Raining Hearts Math

This is my favorite Valentines activity yet, and I have had oh-so-many favorites.  Based on one of our favorite books, The Day It Rained Hearts by Felicia Bond and a great idea I found here, the kids and I did some snipping (as Em calls cutting), pasting, and a bit of math and writing as well!

Raining Hearts Math @ Rub Some Dirt On It

While I assembled our materials (construction paper, card stock, markers, glue, scissors), Jax read the book to his sisters.  He is such a sweet and smart big brother!

1

Then I let the kids pick out which pattern they’d like for their umbrella as well as what color hearts they’d like (Jax chose red, Em chose purple, of course).  I let them cut out their own umbrellas and glue them to the paper while I cut out the handles.  Then I impressed the heck out of them by showing them how to make many little hearts by folding paper; every time I made the final snip and a bunch of hearts fell onto the table, Jax and Em gasped like there were fireworks.

They pasted their hearts above their umbrellas as though it were raining…

2

…and then we did a bit of math, just for fun.  Jax says he really loves “hard math, like 11 +12,” so we counted the red and purple hearts and wrote it out.  Just simple addition, but it is a first for Em to see it written out that way.

IMG_9582

4

They both wrote in their numbers and colors, which is more writing than Jax usually does in one sitting.  It’s all in capturing his interest, I suppose!  Don’t they look wonderful?  I just love that Em chose to make a cheetah umbrella.  She’s a sassy one, that girl.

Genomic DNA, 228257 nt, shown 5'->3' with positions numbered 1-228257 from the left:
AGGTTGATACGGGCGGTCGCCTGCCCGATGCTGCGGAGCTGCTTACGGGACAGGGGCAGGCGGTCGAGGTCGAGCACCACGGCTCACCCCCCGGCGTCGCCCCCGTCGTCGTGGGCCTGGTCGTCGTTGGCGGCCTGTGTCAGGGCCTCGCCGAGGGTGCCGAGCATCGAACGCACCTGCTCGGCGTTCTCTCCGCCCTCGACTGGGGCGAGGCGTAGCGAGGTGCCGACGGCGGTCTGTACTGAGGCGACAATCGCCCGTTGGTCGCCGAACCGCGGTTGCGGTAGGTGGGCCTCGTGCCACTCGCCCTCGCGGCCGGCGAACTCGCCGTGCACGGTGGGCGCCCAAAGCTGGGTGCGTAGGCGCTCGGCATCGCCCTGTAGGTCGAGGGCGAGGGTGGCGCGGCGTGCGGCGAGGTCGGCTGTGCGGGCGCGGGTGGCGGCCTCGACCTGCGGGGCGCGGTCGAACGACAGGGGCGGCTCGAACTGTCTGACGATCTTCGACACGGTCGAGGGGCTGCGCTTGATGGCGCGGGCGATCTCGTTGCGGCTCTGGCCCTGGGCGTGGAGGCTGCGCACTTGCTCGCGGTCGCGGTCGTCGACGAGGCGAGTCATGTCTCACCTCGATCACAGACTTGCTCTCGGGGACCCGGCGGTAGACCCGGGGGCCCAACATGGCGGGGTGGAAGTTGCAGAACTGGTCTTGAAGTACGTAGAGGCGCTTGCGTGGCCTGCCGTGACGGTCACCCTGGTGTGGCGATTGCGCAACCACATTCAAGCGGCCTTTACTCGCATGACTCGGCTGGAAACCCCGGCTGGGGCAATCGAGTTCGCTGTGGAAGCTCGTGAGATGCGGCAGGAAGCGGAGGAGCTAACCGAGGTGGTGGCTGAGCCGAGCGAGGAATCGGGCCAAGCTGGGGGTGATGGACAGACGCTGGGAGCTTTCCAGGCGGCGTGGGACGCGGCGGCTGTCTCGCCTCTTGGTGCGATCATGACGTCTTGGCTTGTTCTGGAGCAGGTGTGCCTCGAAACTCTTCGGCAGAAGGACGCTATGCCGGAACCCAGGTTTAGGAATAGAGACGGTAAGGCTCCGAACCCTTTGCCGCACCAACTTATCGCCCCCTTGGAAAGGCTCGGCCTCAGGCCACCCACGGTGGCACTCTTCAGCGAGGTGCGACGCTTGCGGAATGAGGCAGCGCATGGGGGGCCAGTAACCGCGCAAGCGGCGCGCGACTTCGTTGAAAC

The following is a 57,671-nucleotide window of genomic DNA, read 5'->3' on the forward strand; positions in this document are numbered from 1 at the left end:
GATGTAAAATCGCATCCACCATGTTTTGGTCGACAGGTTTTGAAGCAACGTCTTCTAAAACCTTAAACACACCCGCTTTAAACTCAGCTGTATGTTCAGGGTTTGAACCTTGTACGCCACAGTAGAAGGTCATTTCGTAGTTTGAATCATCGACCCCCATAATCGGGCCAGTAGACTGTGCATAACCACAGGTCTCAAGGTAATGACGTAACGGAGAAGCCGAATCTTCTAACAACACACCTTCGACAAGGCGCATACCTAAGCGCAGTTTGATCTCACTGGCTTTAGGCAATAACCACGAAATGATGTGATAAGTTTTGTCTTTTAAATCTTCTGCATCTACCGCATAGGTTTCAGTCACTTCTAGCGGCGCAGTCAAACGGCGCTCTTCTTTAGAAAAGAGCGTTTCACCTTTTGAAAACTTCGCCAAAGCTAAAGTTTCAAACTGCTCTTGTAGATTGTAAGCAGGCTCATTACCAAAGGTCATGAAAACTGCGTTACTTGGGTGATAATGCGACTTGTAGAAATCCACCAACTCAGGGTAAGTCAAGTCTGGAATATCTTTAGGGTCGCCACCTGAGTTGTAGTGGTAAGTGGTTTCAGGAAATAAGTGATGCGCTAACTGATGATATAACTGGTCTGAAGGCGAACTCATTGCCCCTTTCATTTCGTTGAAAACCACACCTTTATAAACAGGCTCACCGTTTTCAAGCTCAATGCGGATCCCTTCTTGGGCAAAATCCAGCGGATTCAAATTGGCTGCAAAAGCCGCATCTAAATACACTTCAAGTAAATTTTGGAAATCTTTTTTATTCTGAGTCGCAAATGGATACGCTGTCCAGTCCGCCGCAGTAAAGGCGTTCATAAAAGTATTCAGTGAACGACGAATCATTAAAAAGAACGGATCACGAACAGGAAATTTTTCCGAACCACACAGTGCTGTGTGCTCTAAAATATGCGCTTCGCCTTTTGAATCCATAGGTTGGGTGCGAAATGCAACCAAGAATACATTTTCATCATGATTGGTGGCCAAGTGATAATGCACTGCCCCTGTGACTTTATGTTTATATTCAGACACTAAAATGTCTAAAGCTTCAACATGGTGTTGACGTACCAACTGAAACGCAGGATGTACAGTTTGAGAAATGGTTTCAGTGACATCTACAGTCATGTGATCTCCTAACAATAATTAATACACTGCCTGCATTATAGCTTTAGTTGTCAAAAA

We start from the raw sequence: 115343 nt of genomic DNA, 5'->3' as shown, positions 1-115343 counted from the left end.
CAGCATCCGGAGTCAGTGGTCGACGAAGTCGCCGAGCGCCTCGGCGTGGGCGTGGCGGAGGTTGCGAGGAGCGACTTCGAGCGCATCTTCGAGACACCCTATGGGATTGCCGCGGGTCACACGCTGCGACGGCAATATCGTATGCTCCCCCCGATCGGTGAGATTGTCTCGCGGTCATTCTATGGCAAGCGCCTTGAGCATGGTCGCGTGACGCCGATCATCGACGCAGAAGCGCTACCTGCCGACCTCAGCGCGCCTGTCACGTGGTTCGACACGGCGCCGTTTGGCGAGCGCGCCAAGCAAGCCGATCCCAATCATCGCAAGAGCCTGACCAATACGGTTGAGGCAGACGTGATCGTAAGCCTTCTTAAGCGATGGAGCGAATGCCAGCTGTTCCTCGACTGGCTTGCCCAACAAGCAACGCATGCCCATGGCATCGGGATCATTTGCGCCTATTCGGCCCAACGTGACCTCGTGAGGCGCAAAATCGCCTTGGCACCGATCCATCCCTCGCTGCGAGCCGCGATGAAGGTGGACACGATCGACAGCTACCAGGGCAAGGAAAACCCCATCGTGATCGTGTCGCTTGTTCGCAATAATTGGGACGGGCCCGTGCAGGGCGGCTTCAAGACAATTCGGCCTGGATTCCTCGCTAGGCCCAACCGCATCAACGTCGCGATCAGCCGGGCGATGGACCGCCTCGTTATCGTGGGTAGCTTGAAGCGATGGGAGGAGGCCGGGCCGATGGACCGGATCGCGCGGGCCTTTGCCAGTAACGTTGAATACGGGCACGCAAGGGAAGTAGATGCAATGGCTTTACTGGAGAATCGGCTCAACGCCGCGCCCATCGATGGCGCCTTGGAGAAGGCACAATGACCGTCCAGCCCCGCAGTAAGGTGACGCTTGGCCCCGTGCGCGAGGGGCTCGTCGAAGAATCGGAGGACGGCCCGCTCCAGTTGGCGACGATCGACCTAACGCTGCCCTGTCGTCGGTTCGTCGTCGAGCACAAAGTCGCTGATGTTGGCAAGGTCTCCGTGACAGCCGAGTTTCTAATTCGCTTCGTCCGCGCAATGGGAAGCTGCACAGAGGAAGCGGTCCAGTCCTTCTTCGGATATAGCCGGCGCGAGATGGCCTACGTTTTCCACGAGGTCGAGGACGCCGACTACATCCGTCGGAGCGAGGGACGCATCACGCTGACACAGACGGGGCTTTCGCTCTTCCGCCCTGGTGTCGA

IMG_9593

 Take cover, everyone!  It’s raining hearts!

Pinterest Facebook Twitter Email

Upcycled Holiday Scrap Letters

Upcycled Holiday Scrap Letters @ Rub Some Dirt On It

I began the serious job of wrapping Christmas presents last night; with several holiday celebrations on different days, I have to make sure I don’t leave any gifts behind.  I also like to keep the gifts for people we won’t be seeing until later on Christmas Day in the back of the tree so that the kids don’t manhandle them or get disappointed when they keep grabbing gifts for family and friends who aren’t there.  As I was knee-deep in wrapping paper, boxes, and tape, I was reminded of a fun craft the kids and I did the other day (that I discovered here), and how I should have waited until after Christmas so I could have upcycled all our cardboard and wrapping paper, ribbons and tags into a kickass holiday collage!  I will do this next year, but you, lovely readers, still have time to plan!  So here’s what you need.

Cardboard cut out (in our case, we cut out the first letters in Jax and Em’s names), glue, scraps of wrapping paper, cardstock, doilies, tags, etc.  Then just let your kids cut, rip, tear, and glue to their hearts content all over the cardboard!

Upcycled Holiday Scrap Letters @ Rub Some Dirt On It

If you have a fine motor loving kid like Em, this will be a real delight and may take most of a morning.  Jax was less enthusiastic, but we had success nonetheless.

Upcycled Holiday Scrap Letters @ Rub Some Dirt On It

Then just clean up the paper that hangs over the edge of your cardboard and make sure no brown spots are showing, and you have a sturdy collage of color that you saved from the trash or recycling bin (at least for a few days).  And the kids were really proud of their handiwork!

Upcycled Holiday Scrap Letters @ Rub Some Dirt On It

Upcycled Holiday Scrap Letters @ Rub Some Dirt On It